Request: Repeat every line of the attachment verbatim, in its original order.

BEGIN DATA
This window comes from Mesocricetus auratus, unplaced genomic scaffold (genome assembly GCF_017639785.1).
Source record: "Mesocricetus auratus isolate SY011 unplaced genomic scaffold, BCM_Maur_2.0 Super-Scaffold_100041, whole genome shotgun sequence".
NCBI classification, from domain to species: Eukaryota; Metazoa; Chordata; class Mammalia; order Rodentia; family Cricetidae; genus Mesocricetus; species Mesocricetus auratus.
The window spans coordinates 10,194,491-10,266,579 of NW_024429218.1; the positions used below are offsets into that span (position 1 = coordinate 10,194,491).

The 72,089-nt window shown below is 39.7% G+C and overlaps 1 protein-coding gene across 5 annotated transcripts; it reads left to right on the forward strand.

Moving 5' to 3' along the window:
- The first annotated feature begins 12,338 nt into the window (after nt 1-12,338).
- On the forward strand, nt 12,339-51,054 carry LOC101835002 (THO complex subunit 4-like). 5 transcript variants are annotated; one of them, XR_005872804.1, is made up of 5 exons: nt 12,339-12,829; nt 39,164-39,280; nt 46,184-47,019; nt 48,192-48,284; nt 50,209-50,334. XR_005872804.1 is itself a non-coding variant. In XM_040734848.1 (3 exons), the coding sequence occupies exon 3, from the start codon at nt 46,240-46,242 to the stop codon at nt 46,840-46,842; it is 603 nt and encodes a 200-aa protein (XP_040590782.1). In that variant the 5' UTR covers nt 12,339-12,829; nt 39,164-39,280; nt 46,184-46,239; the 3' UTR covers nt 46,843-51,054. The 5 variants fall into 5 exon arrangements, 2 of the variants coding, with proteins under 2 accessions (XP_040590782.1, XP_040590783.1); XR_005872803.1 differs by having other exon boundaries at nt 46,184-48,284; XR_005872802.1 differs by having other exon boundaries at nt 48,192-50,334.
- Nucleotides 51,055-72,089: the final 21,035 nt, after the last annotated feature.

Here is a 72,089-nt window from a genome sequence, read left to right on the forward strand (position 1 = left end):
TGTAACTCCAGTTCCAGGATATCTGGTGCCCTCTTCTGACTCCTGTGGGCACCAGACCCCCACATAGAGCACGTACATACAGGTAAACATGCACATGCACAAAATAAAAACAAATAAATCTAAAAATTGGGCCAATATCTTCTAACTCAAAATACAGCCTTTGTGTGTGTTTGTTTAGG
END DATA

This window comes from Mesocricetus auratus, unplaced genomic scaffold (genome assembly GCF_017639785.1).
Source record: "Mesocricetus auratus isolate SY011 unplaced genomic scaffold, BCM_Maur_2.0 Super-Scaffold_100041, whole genome shotgun sequence".
NCBI classification, from domain to species: Eukaryota; Metazoa; Chordata; class Mammalia; order Rodentia; family Cricetidae; genus Mesocricetus; species Mesocricetus auratus.
The window spans coordinates 10,194,491-10,266,579 of NW_024429218.1; the positions used below are offsets into that span (position 1 = coordinate 10,194,491).

The 72,089-nt window shown below is 39.7% G+C and overlaps 1 protein-coding gene across 5 annotated transcripts; it reads left to right on the forward strand.

Moving 5' to 3' along the window:
- The first annotated feature begins 12,338 nt into the window (after nt 1-12,338).
- On the forward strand, nt 12,339-51,054 carry LOC101835002 (THO complex subunit 4-like). 5 transcript variants are annotated; one of them, XR_005872804.1, is made up of 5 exons: nt 12,339-12,829; nt 39,164-39,280; nt 46,184-47,019; nt 48,192-48,284; nt 50,209-50,334. XR_005872804.1 is itself a non-coding variant. In XM_040734848.1 (3 exons), the coding sequence occupies exon 3, from the start codon at nt 46,240-46,242 to the stop codon at nt 46,840-46,842; it is 603 nt and encodes a 200-aa protein (XP_040590782.1). In that variant the 5' UTR covers nt 12,339-12,829; nt 39,164-39,280; nt 46,184-46,239; the 3' UTR covers nt 46,843-51,054. The 5 variants fall into 5 exon arrangements, 2 of the variants coding, with proteins under 2 accessions (XP_040590782.1, XP_040590783.1); XR_005872803.1 differs by having other exon boundaries at nt 46,184-48,284; XR_005872802.1 differs by having other exon boundaries at nt 48,192-50,334.
- Nucleotides 51,055-72,089: the final 21,035 nt, after the last annotated feature.

Here is a 72,089-nt window from a genome sequence, read left to right on the forward strand (position 1 = left end):
TGTAACTCCAGTTCCAGGATATCTGGTGCCCTCTTCTGACTCCTGTGGGCACCAGACCCCCACATAGAGCACGTACATACAGGTAAACATGCACATGCACAAAATAAAAACAAATAAATCTAAAAATTGGGCCAATATCTTCTAACTCAAAATACAGCCTTTGTGTGTGTTTGTTTAGG